From the opening chords of “I Thought I'd Hear You Arrive” the first track on the album Some People Will Listen To Anything by Sydney, Australia’s garage/post-punk quartet Prints I got the feeling of being transported back over a decade with bands like The Strokes, The Kooks and a little bit of Franz Ferdinand. Though this last part is due mostly to the similar vocal styling that Prints front man and guitarist Oliver Badman shares with Franz Ferdinand’s Alex Kapranos.
And though I don’t think it was recorded too long ago, the members of Prints have admitted that the six songs on their debut EP, Some People Will Listen to Anything were long overdue. Luckily however for fans of the garage/post punk genre, the EP has finally arrived. I say luckily for myself too, as I am and have long still been a fan garage/post punk genre and feel that although it had its time in the mainstream that it never really went away.
And meaning no disrespect to my home, and albeit very beloved country, the good ole USA, I have always found that European imports and their once if not still loyal to the Crown counterparts always played the garage/post-punk revival sound better. Perhaps it’s the accent, or the smooth swagger with which the lyrics are delivered. Though there also seems to be a little bit more fuzz coming through the amps, and little more of that shitty grittiness that only half-assed equipment can give off.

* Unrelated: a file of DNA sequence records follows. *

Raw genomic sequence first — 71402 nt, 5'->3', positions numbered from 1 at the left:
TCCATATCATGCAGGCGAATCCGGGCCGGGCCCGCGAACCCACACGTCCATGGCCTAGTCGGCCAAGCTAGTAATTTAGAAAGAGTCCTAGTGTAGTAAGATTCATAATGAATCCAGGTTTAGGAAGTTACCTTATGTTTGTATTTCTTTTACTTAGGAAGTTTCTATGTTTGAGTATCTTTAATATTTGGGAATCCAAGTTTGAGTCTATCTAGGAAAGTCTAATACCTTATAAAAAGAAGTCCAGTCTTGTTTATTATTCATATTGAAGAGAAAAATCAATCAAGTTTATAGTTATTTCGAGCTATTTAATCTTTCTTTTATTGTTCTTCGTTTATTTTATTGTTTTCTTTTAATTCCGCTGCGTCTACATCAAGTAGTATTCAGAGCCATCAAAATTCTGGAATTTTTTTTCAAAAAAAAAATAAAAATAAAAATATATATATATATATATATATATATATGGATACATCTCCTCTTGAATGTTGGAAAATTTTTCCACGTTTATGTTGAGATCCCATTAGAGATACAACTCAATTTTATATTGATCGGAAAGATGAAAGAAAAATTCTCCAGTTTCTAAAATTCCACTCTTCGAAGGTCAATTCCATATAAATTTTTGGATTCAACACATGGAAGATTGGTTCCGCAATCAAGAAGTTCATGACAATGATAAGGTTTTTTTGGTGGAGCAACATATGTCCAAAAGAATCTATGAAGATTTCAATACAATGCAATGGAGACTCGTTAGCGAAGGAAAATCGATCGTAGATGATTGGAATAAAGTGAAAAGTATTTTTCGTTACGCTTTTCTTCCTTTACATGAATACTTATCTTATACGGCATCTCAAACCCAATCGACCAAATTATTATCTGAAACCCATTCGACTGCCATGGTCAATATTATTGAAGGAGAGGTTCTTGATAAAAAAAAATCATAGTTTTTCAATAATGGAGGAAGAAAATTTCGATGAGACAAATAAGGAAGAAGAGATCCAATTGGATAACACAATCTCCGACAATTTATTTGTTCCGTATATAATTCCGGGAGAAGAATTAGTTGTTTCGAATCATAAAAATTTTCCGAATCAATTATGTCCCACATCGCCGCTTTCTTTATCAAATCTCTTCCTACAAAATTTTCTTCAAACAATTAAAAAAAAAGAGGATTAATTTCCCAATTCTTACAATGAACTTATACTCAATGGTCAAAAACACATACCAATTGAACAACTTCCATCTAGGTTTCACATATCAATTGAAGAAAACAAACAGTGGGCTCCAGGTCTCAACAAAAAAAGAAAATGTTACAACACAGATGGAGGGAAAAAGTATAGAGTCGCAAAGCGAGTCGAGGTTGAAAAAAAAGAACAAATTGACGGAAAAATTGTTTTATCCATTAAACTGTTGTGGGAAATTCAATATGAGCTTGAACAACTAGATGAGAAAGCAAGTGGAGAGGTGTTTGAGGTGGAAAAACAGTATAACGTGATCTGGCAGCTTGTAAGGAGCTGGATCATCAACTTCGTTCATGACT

These elements of sweet vocal swagger and gritty guitar licks are all over Some People Will Listen to Anything. Right out of the gate on “I Thought I'd Hear You Arrive” the bass and guitar intertwine in a fight of who can sound filthier, as the cymbals crash like broken glass. Though it’s also Badman’s slightly reverbed vocals and the way he delivers them as though he’s speaking to a therapist, there is restraint it seems about telling too much.
The band also knows how to exercise their rocking rights, as they do on the sped up and punky “Emergency Exit” where they employ the speed metal beats and choppy stops while still managing to add enough hooks to make the song more than just noise rock.
In addition to knowing how to rock, Prints is also good at what could be called a garage rock ballad. They do this on songs like the sixties pop rock influenced “Lady Penelope” with its head bobbing hooks and heartfelt lyrics delivered with painful precision.
As the album’s title suggests, some people will listen to anything, though I would strongly suggest that anyone looking for a new and relatively unknown band to listen to, one that can make you dance just as easily as they can make you want to mosh then definitely check out this Prints EP.
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